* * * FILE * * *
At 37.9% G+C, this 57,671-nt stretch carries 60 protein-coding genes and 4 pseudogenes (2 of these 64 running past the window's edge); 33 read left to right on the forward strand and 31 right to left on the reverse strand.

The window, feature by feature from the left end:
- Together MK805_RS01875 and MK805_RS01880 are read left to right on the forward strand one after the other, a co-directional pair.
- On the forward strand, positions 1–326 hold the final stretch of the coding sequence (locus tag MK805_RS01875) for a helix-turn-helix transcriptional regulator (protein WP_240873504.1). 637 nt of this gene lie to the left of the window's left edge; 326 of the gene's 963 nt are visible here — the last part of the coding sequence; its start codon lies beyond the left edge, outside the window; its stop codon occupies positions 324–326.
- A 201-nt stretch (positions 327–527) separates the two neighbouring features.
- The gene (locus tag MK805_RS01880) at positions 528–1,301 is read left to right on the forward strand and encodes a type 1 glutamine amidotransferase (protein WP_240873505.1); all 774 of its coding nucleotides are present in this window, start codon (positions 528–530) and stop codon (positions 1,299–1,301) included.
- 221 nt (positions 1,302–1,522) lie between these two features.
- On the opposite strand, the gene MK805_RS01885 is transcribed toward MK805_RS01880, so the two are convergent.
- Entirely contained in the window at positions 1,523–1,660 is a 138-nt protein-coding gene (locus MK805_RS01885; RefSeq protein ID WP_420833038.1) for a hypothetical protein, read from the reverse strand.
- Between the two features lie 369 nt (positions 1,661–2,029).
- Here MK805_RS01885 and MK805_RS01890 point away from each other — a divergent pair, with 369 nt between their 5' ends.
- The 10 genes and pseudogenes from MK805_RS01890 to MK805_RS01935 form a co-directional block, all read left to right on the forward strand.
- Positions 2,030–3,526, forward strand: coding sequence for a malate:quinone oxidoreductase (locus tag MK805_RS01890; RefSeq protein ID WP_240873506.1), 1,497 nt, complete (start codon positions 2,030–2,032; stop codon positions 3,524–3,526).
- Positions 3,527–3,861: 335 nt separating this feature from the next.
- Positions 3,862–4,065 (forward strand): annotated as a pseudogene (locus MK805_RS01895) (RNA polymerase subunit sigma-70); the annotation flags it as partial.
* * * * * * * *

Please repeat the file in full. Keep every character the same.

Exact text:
At 37.9% G+C, this 57,671-nt stretch carries 60 protein-coding genes and 4 pseudogenes (2 of these 64 running past the window's edge); 33 read left to right on the forward strand and 31 right to left on the reverse strand.

The window, feature by feature from the left end:
- Together MK805_RS01875 and MK805_RS01880 are read left to right on the forward strand one after the other, a co-directional pair.
- On the forward strand, positions 1–326 hold the final stretch of the coding sequence (locus tag MK805_RS01875) for a helix-turn-helix transcriptional regulator (protein WP_240873504.1). 637 nt of this gene lie to the left of the window's left edge; 326 of the gene's 963 nt are visible here — the last part of the coding sequence; its start codon lies beyond the left edge, outside the window; its stop codon occupies positions 324–326.
- A 201-nt stretch (positions 327–527) separates the two neighbouring features.
- The gene (locus tag MK805_RS01880) at positions 528–1,301 is read left to right on the forward strand and encodes a type 1 glutamine amidotransferase (protein WP_240873505.1); all 774 of its coding nucleotides are present in this window, start codon (positions 528–530) and stop codon (positions 1,299–1,301) included.
- 221 nt (positions 1,302–1,522) lie between these two features.
- On the opposite strand, the gene MK805_RS01885 is transcribed toward MK805_RS01880, so the two are convergent.
- Entirely contained in the window at positions 1,523–1,660 is a 138-nt protein-coding gene (locus MK805_RS01885; RefSeq protein ID WP_420833038.1) for a hypothetical protein, read from the reverse strand.
- Between the two features lie 369 nt (positions 1,661–2,029).
- Here MK805_RS01885 and MK805_RS01890 point away from each other — a divergent pair, with 369 nt between their 5' ends.
- The 10 genes and pseudogenes from MK805_RS01890 to MK805_RS01935 form a co-directional block, all read left to right on the forward strand.
- Positions 2,030–3,526, forward strand: coding sequence for a malate:quinone oxidoreductase (locus tag MK805_RS01890; RefSeq protein ID WP_240873506.1), 1,497 nt, complete (start codon positions 2,030–2,032; stop codon positions 3,524–3,526).
- Positions 3,527–3,861: 335 nt separating this feature from the next.
- Positions 3,862–4,065 (forward strand): annotated as a pseudogene (locus MK805_RS01895) (RNA polymerase subunit sigma-70); the annotation flags it as partial.